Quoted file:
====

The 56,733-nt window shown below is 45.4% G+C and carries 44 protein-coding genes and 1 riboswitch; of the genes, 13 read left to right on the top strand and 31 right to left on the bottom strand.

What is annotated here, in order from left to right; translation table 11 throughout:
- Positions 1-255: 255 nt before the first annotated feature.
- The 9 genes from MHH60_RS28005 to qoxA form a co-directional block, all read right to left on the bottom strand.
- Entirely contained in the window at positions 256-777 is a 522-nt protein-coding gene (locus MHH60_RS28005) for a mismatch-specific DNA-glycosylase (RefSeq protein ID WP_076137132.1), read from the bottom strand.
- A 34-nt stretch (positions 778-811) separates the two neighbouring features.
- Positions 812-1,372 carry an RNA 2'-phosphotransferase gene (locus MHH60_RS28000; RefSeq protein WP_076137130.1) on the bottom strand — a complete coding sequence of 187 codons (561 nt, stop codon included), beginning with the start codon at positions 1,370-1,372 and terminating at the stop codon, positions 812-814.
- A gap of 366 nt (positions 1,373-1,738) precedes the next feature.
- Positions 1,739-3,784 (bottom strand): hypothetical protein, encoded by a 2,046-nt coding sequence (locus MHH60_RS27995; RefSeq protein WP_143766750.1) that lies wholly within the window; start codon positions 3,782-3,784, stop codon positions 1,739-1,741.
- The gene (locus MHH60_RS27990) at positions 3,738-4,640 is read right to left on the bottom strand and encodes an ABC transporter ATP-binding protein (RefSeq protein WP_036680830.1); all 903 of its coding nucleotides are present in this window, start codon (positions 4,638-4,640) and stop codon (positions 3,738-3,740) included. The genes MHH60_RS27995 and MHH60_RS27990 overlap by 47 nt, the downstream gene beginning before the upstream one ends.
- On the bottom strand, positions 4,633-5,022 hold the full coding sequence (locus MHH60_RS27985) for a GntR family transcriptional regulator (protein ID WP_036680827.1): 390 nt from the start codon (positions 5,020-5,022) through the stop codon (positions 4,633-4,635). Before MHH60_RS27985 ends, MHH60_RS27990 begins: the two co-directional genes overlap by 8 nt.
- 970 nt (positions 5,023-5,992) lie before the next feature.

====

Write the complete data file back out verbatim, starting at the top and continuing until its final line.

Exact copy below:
The 56,733-nt window shown below is 45.4% G+C and carries 44 protein-coding genes and 1 riboswitch; of the genes, 13 read left to right on the top strand and 31 right to left on the bottom strand.

What is annotated here, in order from left to right; translation table 11 throughout:
- Positions 1-255: 255 nt before the first annotated feature.
- The 9 genes from MHH60_RS28005 to qoxA form a co-directional block, all read right to left on the bottom strand.
- Entirely contained in the window at positions 256-777 is a 522-nt protein-coding gene (locus MHH60_RS28005) for a mismatch-specific DNA-glycosylase (RefSeq protein ID WP_076137132.1), read from the bottom strand.
- A 34-nt stretch (positions 778-811) separates the two neighbouring features.
- Positions 812-1,372 carry an RNA 2'-phosphotransferase gene (locus MHH60_RS28000; RefSeq protein WP_076137130.1) on the bottom strand — a complete coding sequence of 187 codons (561 nt, stop codon included), beginning with the start codon at positions 1,370-1,372 and terminating at the stop codon, positions 812-814.
- A gap of 366 nt (positions 1,373-1,738) precedes the next feature.
- Positions 1,739-3,784 (bottom strand): hypothetical protein, encoded by a 2,046-nt coding sequence (locus MHH60_RS27995; RefSeq protein WP_143766750.1) that lies wholly within the window; start codon positions 3,782-3,784, stop codon positions 1,739-1,741.
- The gene (locus MHH60_RS27990) at positions 3,738-4,640 is read right to left on the bottom strand and encodes an ABC transporter ATP-binding protein (RefSeq protein WP_036680830.1); all 903 of its coding nucleotides are present in this window, start codon (positions 4,638-4,640) and stop codon (positions 3,738-3,740) included. The genes MHH60_RS27995 and MHH60_RS27990 overlap by 47 nt, the downstream gene beginning before the upstream one ends.
- On the bottom strand, positions 4,633-5,022 hold the full coding sequence (locus MHH60_RS27985) for a GntR family transcriptional regulator (protein ID WP_036680827.1): 390 nt from the start codon (positions 5,020-5,022) through the stop codon (positions 4,633-4,635). Before MHH60_RS27985 ends, MHH60_RS27990 begins: the two co-directional genes overlap by 8 nt.
- 970 nt (positions 5,023-5,992) lie before the next feature.